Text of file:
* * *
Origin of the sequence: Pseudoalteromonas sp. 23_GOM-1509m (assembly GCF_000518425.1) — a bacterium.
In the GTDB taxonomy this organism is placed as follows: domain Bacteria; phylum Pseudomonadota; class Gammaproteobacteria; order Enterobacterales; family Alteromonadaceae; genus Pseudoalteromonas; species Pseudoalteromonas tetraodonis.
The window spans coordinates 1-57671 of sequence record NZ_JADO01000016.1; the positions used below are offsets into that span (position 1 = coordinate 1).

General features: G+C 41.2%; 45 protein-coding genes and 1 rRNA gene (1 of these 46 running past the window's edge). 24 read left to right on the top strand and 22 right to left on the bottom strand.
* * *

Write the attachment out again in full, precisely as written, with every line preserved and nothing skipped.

Origin of the sequence: Pseudoalteromonas sp. 23_GOM-1509m (assembly GCF_000518425.1) — a bacterium.
In the GTDB taxonomy this organism is placed as follows: domain Bacteria; phylum Pseudomonadota; class Gammaproteobacteria; order Enterobacterales; family Alteromonadaceae; genus Pseudoalteromonas; species Pseudoalteromonas tetraodonis.
The window spans coordinates 1-57671 of sequence record NZ_JADO01000016.1; the positions used below are offsets into that span (position 1 = coordinate 1).

General features: G+C 41.2%; 45 protein-coding genes and 1 rRNA gene (1 of these 46 running past the window's edge). 24 read left to right on the top strand and 22 right to left on the bottom strand.